Research in the Mousssaieff laboratory
We are studying lipid metabolic perturbations during development and pathological processes.
Metabolic shifts during early embryonic development
We are studying the metabolism of the early developing embryo using cell models and clinical samples from IVF patients, with the following Aims:
Aim 1. Characterizing the early differentiation of blastocyst-derived stem cells.
The trophectoderm envelopes the embryo, and later becomes the placenta. It plays a critical role in providing the embryo the environment required for development.
We are studying the lipid metabolism of embryonic stem cells, derived from the blastocyst inner cell mass vis-à-vis their extra-embryonic counterparts - trophoblast stem cells, focusing on the metabolic signatures of early differentiation of the two cell types.
Aim 2. Unveiling the involvement of lipid metabolism in the epigenetic landscape of PSCs, and their cell fate decisions.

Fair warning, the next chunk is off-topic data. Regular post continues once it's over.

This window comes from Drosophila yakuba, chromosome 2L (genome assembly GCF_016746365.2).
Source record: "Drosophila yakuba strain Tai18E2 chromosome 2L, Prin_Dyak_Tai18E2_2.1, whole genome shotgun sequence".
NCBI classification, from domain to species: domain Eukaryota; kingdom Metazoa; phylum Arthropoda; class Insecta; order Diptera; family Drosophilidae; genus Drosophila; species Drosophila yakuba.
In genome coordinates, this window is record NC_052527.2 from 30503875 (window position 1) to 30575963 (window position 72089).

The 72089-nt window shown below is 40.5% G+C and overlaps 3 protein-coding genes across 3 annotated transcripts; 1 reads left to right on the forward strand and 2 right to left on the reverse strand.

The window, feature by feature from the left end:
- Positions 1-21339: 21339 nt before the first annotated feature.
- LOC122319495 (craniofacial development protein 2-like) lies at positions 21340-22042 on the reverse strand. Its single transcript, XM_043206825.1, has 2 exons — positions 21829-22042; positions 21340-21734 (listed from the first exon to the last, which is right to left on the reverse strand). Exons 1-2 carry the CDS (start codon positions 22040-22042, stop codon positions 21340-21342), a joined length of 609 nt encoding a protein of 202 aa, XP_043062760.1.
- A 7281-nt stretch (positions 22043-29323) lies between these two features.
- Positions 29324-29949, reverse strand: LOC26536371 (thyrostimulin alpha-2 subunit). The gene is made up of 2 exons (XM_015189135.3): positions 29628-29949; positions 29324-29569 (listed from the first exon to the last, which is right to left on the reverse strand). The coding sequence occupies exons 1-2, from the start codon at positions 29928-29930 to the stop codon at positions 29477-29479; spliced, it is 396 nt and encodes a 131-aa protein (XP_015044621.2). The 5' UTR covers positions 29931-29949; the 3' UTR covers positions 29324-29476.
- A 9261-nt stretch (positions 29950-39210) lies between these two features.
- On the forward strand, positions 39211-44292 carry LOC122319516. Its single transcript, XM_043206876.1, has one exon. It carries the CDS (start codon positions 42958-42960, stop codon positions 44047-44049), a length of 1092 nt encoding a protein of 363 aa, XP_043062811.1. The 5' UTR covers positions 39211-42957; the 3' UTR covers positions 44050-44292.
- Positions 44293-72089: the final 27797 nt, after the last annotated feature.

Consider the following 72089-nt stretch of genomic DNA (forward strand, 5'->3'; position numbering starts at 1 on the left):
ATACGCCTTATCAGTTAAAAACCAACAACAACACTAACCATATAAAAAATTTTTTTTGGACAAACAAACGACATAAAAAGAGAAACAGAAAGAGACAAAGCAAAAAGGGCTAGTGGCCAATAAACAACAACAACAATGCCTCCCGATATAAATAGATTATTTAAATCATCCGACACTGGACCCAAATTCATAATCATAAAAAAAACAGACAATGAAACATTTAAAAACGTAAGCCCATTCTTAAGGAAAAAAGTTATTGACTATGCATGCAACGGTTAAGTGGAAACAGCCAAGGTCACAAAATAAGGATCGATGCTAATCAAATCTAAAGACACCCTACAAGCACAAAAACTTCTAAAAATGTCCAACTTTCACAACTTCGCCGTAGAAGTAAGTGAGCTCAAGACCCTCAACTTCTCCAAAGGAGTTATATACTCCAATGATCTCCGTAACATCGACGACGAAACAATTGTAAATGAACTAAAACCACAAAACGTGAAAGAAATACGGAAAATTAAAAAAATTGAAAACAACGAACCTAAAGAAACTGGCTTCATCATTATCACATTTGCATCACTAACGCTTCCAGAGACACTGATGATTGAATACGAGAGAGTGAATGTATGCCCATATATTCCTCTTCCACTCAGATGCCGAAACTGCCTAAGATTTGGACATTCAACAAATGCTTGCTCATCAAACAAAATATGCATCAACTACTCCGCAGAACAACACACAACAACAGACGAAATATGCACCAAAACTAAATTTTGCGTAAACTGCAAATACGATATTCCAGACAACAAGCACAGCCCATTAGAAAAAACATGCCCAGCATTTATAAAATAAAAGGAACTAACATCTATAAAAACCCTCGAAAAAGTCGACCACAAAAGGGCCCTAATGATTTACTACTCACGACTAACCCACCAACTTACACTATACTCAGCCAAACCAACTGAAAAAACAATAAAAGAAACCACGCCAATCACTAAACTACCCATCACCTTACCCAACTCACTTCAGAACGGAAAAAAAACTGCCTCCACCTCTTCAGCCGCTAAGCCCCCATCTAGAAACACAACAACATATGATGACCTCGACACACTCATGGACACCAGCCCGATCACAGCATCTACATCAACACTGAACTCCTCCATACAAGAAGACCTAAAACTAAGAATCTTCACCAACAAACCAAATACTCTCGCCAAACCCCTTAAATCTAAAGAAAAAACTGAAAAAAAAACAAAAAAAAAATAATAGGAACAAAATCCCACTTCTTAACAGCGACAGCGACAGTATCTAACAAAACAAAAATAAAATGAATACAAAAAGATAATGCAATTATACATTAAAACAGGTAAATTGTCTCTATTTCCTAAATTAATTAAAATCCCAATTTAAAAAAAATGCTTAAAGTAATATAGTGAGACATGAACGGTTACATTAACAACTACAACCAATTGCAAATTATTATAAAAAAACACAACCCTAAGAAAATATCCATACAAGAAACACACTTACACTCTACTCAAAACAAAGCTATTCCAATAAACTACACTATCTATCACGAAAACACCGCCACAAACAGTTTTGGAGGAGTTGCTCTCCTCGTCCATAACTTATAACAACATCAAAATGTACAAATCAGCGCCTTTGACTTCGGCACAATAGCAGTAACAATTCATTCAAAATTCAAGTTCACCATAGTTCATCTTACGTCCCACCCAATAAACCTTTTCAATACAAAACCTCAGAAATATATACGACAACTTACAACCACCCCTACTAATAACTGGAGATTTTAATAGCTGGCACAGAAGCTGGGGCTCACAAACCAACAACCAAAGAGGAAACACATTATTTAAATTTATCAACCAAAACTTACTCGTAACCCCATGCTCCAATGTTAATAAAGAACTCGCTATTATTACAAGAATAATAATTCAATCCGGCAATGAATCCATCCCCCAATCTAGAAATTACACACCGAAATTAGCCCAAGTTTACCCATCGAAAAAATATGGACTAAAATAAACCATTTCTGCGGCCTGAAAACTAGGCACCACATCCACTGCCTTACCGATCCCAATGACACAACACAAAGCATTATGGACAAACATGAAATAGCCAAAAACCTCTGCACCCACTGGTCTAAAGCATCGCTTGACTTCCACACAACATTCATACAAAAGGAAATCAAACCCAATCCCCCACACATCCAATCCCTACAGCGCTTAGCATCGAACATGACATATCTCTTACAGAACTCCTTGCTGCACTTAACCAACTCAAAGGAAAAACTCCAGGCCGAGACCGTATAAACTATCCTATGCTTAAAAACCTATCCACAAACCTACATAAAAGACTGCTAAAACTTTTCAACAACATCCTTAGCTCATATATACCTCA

Characterize the effects of maternal metabolism on the pre-implantation embryo.
For this Aim, we have been studying maternal and embryonic human samples, as well as the corresponding cell systems.
In collaboration with Dr. Assaf Ben Meir (Hadassah Medical Center), we collect human maternal samples from IVF patients: follicular fluid, granulosa cells and blood samples, as well as IVF media samples. We aim to use the lipid composition of these samples to get important insights into maternal and embryonic metabolic state, and correlate them to embryo developmental potential.
Cancer metabolic heterogeneity
By utilizing the protocol we developed for the metabolic analysis of cell populations within a tissue, we study the metabolic profiles of different cancer cell populations in collaboration with professor Eli Keshet (HUJI).
Metabolic interactions of bacteria and host
We are analyzing the changes in metabolic and especially lipid composition upon interaction with mammalian host cells, and investigating the roles of these metabolic shifts in bacteria function. In collaboration with Profs Ilan Rosenshine and Sigal Ben-Yehuda (HUJI).